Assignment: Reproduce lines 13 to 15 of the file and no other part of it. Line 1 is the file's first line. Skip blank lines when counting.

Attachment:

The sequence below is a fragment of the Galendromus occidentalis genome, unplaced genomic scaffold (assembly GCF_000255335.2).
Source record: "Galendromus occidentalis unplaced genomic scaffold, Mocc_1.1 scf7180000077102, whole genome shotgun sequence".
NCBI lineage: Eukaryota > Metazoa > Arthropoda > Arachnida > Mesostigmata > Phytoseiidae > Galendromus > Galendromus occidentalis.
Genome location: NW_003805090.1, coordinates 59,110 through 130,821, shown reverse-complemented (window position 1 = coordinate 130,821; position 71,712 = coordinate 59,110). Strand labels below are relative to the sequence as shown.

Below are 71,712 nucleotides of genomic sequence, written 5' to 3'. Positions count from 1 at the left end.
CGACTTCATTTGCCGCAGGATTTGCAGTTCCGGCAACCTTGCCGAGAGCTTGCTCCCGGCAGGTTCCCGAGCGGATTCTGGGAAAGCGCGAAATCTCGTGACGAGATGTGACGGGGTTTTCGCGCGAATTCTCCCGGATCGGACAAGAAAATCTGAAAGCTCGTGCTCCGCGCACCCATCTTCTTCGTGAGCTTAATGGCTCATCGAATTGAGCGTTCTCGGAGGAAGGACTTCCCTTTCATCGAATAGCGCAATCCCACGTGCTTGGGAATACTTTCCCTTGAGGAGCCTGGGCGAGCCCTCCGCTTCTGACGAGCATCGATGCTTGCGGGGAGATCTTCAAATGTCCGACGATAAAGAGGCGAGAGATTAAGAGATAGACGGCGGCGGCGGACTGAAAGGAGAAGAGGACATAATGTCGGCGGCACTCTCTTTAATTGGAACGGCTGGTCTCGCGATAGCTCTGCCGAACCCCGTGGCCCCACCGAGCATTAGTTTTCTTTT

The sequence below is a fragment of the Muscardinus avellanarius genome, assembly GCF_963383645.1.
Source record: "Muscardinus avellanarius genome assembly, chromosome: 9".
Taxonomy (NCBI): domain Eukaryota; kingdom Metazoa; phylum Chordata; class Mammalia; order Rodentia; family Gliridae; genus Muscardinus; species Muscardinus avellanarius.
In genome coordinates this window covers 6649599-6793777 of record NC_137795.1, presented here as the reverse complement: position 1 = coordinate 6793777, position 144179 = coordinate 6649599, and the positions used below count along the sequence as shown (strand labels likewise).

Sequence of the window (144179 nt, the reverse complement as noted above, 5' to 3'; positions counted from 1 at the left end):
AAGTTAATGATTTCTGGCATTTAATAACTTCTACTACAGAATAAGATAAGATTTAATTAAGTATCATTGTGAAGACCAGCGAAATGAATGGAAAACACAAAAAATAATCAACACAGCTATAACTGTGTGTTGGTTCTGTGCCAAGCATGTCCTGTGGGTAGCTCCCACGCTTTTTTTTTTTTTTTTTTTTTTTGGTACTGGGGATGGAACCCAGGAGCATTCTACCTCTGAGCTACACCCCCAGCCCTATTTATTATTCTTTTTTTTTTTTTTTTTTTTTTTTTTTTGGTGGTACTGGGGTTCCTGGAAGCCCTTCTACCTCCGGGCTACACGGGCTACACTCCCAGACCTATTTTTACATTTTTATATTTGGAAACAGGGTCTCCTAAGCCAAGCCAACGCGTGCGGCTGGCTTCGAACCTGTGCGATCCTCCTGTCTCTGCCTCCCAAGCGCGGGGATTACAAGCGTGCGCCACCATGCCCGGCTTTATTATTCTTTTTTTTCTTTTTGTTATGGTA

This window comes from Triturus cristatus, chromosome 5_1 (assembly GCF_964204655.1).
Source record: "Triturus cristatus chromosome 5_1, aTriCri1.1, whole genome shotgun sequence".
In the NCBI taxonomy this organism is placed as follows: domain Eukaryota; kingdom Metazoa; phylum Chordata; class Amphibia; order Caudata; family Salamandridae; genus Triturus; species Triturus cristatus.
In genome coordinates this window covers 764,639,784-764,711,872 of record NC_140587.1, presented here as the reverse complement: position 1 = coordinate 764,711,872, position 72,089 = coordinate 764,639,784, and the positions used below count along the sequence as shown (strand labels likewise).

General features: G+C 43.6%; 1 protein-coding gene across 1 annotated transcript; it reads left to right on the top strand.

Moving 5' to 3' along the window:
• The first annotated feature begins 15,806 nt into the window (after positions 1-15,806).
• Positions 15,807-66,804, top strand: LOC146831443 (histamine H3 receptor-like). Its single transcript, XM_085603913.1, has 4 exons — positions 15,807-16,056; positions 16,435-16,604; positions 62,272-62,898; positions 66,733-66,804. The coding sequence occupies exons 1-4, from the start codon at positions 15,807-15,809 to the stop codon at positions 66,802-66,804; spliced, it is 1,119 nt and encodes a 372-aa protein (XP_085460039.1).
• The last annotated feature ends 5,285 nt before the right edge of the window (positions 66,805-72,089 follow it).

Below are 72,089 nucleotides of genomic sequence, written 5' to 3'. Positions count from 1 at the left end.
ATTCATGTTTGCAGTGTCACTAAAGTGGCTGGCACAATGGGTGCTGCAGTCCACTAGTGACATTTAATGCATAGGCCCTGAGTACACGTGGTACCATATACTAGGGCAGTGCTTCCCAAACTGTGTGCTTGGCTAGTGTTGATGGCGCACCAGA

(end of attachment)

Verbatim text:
This window comes from Triturus cristatus, chromosome 5_1 (assembly GCF_964204655.1).
Source record: "Triturus cristatus chromosome 5_1, aTriCri1.1, whole genome shotgun sequence".
In the NCBI taxonomy this organism is placed as follows: domain Eukaryota; kingdom Metazoa; phylum Chordata; class Amphibia; order Caudata; family Salamandridae; genus Triturus; species Triturus cristatus.